Hi! My name is Becka Klauber Richter. I am the co-founder and president of Helpr, a software platform that employers use to subsidize caregiving services for their employees.
Employees use our platform to arrange backup care for childcare gaps, primary care consulting, academic support, or in a pandemic, virtual learning. Using Helpr’s app, employees arrange the care they need and get their caregivers - even if they are family and friends - paid for the caregiving they do.
My co-founder and I started this business because we’ve always gravitated to the family space - we’ve been managing care brands for the past 15 years together. There’s a lack of infrastructure for childcare in our country, and we have seen firsthand that caregiving is the backbone of an equitable, compassionate, and joyful society. I’m passionate about supporting families and caregivers and find my purpose in creating and fostering community.
Right now at Helpr we’re helping families navigate life under COVID-19. Foremost in many people’s minds is figuring out the online and in-person assistance that allows a parent to work but keeps both the caregiver and family safe. Creative home-based childcare solutions are in high demand and Helpr can fulfill family needs both here in the US and abroad - our platform is currently available in over 25 countries!
What's your backstory and how did you come up with the idea?
I’ve been drawn to caregiving for most of my life. I grew up on the south side of Chicago in a large family. Being the eldest of 23 cousins meant that babies and younger children were always in my sphere. I gravitated to nannying in college which is where I began to understand how truly essential caregivers are, and how little structure and honor has been given to the caregiving business. My co-founder and I wanted to take our experiences and implement them into a business model that would be accessible to families of all economic levels.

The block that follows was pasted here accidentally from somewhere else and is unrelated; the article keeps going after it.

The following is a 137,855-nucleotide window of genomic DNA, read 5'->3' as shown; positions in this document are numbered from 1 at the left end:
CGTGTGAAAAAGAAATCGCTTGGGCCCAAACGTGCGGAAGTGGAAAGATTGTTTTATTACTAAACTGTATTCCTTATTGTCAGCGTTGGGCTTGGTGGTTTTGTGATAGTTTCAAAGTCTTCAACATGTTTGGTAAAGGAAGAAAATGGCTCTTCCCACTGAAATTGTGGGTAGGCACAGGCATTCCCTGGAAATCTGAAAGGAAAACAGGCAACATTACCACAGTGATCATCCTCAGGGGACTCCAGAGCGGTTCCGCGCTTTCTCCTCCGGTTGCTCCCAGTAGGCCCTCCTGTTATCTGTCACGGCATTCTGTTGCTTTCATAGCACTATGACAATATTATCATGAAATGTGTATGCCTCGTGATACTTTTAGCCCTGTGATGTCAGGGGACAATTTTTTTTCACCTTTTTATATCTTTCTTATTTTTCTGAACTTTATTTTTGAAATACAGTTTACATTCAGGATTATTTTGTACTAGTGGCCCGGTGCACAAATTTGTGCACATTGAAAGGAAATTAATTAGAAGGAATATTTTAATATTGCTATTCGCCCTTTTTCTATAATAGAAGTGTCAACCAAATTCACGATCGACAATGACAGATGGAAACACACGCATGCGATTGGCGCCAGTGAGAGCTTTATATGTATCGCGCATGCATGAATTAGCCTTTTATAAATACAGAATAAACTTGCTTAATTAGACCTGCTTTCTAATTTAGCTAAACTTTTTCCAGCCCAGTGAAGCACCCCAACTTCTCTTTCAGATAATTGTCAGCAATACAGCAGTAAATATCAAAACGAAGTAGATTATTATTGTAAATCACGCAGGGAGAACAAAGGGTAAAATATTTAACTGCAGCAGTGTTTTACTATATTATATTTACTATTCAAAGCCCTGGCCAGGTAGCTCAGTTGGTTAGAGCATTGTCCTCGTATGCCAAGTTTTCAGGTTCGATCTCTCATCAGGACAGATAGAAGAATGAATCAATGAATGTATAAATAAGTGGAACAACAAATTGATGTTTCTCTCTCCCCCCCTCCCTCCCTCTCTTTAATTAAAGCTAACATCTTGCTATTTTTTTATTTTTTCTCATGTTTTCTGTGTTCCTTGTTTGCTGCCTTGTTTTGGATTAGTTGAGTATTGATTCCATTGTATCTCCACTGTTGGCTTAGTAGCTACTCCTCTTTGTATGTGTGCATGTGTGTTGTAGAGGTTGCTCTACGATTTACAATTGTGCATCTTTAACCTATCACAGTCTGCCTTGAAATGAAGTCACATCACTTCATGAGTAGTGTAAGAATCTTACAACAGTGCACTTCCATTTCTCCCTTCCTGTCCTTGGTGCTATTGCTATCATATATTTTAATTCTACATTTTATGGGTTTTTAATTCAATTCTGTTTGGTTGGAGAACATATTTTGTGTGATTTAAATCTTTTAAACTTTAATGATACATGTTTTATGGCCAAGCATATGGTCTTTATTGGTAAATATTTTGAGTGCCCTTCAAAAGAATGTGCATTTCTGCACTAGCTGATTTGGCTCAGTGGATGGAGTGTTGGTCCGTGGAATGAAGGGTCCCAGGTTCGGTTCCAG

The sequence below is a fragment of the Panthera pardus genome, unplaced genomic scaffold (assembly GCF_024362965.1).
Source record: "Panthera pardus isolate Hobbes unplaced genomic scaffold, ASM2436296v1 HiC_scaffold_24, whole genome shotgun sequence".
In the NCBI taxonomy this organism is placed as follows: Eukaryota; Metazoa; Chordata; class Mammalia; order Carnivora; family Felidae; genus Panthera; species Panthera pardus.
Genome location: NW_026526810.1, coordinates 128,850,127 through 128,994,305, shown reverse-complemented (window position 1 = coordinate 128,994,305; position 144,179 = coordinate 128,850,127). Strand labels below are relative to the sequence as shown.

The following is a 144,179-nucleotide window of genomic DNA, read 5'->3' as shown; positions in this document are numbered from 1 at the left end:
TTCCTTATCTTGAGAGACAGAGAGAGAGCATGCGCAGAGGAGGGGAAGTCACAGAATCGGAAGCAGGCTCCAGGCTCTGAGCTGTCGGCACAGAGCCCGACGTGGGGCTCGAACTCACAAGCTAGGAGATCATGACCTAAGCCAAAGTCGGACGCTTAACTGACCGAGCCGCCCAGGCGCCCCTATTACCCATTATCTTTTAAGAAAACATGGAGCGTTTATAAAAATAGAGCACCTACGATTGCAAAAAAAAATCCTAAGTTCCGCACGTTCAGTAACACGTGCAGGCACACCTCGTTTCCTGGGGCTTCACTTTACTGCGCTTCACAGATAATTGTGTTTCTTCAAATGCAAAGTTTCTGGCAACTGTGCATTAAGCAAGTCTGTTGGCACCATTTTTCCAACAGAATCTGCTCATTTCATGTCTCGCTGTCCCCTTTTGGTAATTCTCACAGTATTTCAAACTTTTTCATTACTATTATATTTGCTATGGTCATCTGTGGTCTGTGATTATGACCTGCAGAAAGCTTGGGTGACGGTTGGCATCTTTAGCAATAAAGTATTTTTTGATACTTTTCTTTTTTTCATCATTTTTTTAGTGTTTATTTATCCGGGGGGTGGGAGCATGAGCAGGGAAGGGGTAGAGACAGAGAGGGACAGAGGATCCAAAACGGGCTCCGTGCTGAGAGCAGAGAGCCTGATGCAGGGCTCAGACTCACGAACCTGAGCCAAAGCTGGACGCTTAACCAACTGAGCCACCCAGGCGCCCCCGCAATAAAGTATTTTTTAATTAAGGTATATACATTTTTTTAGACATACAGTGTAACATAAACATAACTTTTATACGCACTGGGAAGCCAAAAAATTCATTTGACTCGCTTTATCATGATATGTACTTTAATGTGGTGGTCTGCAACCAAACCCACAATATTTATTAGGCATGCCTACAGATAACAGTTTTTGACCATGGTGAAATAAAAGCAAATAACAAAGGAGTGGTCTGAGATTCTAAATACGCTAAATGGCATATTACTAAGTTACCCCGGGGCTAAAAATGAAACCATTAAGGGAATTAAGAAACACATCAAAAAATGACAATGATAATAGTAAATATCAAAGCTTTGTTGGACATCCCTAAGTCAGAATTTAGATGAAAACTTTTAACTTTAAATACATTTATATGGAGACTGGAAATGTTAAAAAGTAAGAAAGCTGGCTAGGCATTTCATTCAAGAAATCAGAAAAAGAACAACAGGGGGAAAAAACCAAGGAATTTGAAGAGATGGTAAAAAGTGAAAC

Caregiving has historically been an undervalued space in American society, despite all other industries being dependent on it. Statistics suggest the average parent in the United States misses eight workdays per year to fill childcare gaps. But when you break down the numbers, you discover that women are much more frequently bearing the burden of these last-minute childcare needs that arise (the same statistic but for women reveals 14 to 16 days of lost work per year). Helpr can assist all parents to balance work and family life, but given the disproportionate share of childcare that falls on women’s shoulders, we’ve made it our mission to help to change that formula.
Helpr is different from other care organizations because my co-founder and I started as caregivers ourselves. We apply our years of expertise to delineate between market trends and market needs. We solve real problems vs. asserting our own agenda. Being that we’re global, organizations can implement us for their international workforces as opposed to using a multiple vendor approach.
We’ve also found ourselves ready to solve a huge problem the global pandemic has given rise to school and daycare closures. Helpr has worked hard to answer the growing needs of families as schools remain virtual during the pandemic. We are very proud to offer a strong virtual program that keeps kids learning, playing, and engaged, as well as in-home care as many of us, continue to shelter at home.